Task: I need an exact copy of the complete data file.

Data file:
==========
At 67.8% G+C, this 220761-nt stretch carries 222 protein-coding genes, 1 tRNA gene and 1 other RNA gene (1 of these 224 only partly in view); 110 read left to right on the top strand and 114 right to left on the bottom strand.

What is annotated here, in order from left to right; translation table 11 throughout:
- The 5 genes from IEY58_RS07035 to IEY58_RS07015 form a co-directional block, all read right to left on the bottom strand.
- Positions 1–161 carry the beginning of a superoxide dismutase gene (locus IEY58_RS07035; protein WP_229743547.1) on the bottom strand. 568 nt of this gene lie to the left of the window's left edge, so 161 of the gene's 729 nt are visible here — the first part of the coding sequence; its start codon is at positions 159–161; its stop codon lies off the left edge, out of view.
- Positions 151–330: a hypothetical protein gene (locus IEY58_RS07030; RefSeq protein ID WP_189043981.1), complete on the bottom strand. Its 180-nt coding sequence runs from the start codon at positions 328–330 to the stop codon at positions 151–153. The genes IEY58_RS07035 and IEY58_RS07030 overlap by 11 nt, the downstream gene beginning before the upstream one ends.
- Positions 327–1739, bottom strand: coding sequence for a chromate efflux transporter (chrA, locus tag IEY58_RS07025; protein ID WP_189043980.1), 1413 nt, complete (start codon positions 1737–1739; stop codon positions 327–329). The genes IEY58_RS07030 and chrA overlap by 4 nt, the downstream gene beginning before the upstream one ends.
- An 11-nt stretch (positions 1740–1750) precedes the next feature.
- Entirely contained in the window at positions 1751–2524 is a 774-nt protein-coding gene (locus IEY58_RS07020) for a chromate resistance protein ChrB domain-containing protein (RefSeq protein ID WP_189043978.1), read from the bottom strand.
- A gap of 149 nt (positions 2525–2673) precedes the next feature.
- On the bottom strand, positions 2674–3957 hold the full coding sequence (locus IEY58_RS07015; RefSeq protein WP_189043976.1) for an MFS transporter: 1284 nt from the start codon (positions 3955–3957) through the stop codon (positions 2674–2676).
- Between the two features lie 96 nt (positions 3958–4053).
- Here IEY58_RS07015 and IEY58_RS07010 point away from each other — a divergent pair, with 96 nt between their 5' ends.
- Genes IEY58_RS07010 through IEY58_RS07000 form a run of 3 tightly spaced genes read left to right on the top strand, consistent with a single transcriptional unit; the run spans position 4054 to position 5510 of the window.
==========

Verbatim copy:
At 67.8% G+C, this 220761-nt stretch carries 222 protein-coding genes, 1 tRNA gene and 1 other RNA gene (1 of these 224 only partly in view); 110 read left to right on the top strand and 114 right to left on the bottom strand.

What is annotated here, in order from left to right; translation table 11 throughout:
- The 5 genes from IEY58_RS07035 to IEY58_RS07015 form a co-directional block, all read right to left on the bottom strand.
- Positions 1–161 carry the beginning of a superoxide dismutase gene (locus IEY58_RS07035; protein WP_229743547.1) on the bottom strand. 568 nt of this gene lie to the left of the window's left edge, so 161 of the gene's 729 nt are visible here — the first part of the coding sequence; its start codon is at positions 159–161; its stop codon lies off the left edge, out of view.
- Positions 151–330: a hypothetical protein gene (locus IEY58_RS07030; RefSeq protein ID WP_189043981.1), complete on the bottom strand. Its 180-nt coding sequence runs from the start codon at positions 328–330 to the stop codon at positions 151–153. The genes IEY58_RS07035 and IEY58_RS07030 overlap by 11 nt, the downstream gene beginning before the upstream one ends.
- Positions 327–1739, bottom strand: coding sequence for a chromate efflux transporter (chrA, locus tag IEY58_RS07025; protein ID WP_189043980.1), 1413 nt, complete (start codon positions 1737–1739; stop codon positions 327–329). The genes IEY58_RS07030 and chrA overlap by 4 nt, the downstream gene beginning before the upstream one ends.
- An 11-nt stretch (positions 1740–1750) precedes the next feature.
- Entirely contained in the window at positions 1751–2524 is a 774-nt protein-coding gene (locus IEY58_RS07020) for a chromate resistance protein ChrB domain-containing protein (RefSeq protein ID WP_189043978.1), read from the bottom strand.
- A gap of 149 nt (positions 2525–2673) precedes the next feature.
- On the bottom strand, positions 2674–3957 hold the full coding sequence (locus IEY58_RS07015; RefSeq protein WP_189043976.1) for an MFS transporter: 1284 nt from the start codon (positions 3955–3957) through the stop codon (positions 2674–2676).
- Between the two features lie 96 nt (positions 3958–4053).
- Here IEY58_RS07015 and IEY58_RS07010 point away from each other — a divergent pair, with 96 nt between their 5' ends.
- Genes IEY58_RS07010 through IEY58_RS07000 form a run of 3 tightly spaced genes read left to right on the top strand, consistent with a single transcriptional unit; the run spans position 4054 to position 5510 of the window.